Friend and colleague Kyle Ruffin shares her insights as a caregiver who is trying to find balance, but without the guilt.
“What if.” Two words that make every one of us put the breaks on. “What if” IS one of the LIES that limit.
We all know people who succumb to the extremes of “what if.” “What if the plan crashes? That’s why I don’t fly.” “What if I drown? That’s why I don’t go on a cruise.” What if I step on a crack? That could break my mother’s back. So I just won’t leave home.”
We can look at people with severe phobias and feel sorry for them, recommend therapy or even laugh at some of them. But what about the “what ifs” that aren’t so extreme. “What if something doesn’t go right?” That phrase – even though we might not speak it out loud – is, as the old Superman intro used to say, “more powerful than a locomotive!” It can stop all forward progression. It can kill careers and relationships. Even worse, it can derail true happiness. “What if” creates safe, untested boundaries that trap us. These are the borders of the comfort zone. You know the place…it’s where nothing changes. The place you stay – fully believing that it’s the best place for you even though you’re suffering.
I was visiting my mother when I had an epiphany about “what if.” After her stroke, she was under complete supervision for eight months. In the hospital, at two rehab facilities, at my house, there was always someone within in earshot who could rescue her if something happened. The tough-love, and yes, somewhat selfish daughter that I am, issued an ultimatum. I gave her a deadline for going home or to an assisted living facility. I knew that it was the only way to motivate her and continue her progress toward independence.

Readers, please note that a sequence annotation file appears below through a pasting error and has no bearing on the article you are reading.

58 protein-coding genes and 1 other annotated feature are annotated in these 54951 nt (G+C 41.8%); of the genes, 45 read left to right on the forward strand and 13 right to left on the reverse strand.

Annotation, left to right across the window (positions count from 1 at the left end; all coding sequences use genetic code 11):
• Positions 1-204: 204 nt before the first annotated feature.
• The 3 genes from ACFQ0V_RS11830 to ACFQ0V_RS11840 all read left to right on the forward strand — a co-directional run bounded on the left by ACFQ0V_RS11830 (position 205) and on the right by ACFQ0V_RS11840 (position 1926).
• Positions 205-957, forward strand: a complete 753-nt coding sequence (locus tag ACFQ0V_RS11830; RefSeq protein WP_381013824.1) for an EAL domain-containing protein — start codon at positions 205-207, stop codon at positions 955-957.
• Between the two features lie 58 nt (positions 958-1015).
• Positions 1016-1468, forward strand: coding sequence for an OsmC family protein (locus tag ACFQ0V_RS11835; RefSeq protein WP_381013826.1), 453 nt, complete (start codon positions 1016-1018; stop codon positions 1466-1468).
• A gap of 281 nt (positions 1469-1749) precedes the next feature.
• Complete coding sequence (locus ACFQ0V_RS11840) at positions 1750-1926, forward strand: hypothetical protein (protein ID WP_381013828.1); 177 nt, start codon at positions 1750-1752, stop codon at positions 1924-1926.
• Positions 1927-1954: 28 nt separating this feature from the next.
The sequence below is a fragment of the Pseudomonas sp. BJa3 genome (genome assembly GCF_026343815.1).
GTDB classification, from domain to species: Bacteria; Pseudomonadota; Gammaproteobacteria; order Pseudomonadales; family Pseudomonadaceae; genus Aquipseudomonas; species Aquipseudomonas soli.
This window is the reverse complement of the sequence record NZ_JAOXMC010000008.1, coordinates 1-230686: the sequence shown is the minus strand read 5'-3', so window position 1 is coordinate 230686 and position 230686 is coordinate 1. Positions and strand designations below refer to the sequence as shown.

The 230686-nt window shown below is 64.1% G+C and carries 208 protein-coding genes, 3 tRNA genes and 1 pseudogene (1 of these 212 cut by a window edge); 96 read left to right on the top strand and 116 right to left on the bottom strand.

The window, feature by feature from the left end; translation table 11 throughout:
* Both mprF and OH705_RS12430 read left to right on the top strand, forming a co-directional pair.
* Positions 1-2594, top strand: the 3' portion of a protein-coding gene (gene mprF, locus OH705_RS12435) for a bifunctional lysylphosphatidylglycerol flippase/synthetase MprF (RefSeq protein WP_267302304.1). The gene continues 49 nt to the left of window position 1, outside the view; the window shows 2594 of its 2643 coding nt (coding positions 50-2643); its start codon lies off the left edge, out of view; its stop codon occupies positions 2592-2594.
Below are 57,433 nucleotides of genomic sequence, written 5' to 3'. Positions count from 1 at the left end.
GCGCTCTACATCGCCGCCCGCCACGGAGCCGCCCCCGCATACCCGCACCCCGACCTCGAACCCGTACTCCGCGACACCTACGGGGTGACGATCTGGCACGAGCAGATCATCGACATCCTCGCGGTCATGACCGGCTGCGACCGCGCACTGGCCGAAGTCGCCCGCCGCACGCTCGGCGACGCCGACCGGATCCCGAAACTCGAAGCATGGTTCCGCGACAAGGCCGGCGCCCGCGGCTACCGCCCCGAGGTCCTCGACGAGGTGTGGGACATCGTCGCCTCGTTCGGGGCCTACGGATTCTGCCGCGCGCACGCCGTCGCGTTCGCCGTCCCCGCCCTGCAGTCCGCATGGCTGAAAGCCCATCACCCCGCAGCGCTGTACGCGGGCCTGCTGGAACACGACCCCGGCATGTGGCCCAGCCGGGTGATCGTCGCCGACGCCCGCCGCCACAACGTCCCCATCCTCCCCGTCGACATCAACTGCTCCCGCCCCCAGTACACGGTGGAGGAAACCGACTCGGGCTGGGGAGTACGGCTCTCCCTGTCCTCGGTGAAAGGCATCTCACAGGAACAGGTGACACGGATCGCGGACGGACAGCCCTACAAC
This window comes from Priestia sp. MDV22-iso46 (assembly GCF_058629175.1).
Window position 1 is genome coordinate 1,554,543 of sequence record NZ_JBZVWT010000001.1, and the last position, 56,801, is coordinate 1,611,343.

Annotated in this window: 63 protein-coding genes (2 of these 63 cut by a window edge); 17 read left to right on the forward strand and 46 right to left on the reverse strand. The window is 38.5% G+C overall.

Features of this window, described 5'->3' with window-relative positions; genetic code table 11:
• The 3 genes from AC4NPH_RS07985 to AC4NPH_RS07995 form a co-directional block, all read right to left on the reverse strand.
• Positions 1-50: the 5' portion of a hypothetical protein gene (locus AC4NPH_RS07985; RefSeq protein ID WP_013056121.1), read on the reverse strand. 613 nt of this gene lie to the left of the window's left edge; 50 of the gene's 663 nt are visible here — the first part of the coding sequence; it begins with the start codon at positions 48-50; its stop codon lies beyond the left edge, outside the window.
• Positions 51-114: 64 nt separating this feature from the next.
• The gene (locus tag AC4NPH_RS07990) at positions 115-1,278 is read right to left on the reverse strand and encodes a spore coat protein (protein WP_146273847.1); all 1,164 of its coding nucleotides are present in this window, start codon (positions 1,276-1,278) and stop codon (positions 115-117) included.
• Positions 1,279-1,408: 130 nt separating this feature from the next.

I heard the real and imagined “what ifs.” Lots of people second-guessed my decision to send her home. They let me know that they thought I was being cruel. After all, what if she falls? How will she manage? How will she eat? What if she can’t get around her multi-story house? I even carried a fear-based list of “what if’s in my own head.
In spite of all the “what ifs”, I decided to stick to the plan and send her home on the designated date. We’ve had some hairy moments, but I’m pleased to say that it’s been several months and she’s doing great. She’s not back to her old self. I don’t know that she will ever recover 100%, but she’s in her own home, fairing well. She even told me not to come one weekend because she wanted to try to make it on her own. Who was I to argue?
Sometimes what if’s are real – but instead of them being a reason you stop in your tracks, I say acknowledge your “what ifs,” and give them the respect they deserve. But rather than letting “what ifs” kill your forward motion, make a plan to deal with the possible consequences.
I credit Dale Carnegie with teaching me this life lesson, and reading LIES That Limit reminded me of it. Carnegie’s wisdom is timeless and can be applied to way more than meeting friends and influencing people. He teaches that when fear threatens to keep you from doing what you know you should do, prepare for the worst. Make a plan to address the absolute worst that could happen. My plan: I’ll call Mom every day. I know her friends will call me if they can’t reach her. I’ll visit often and take care of stuff she can’t handle herself. If something happens, I’ll deal with it – just like I had done up until this point.
As for your “what if’s,” once you’ve examined the underlying fear, solidify a plan and proceed. The nice thing about that strategy is the “worst” rarely – if ever – happens.
Conquer the “what ifs” in your life. Get your copy of “LIES That Limit” today!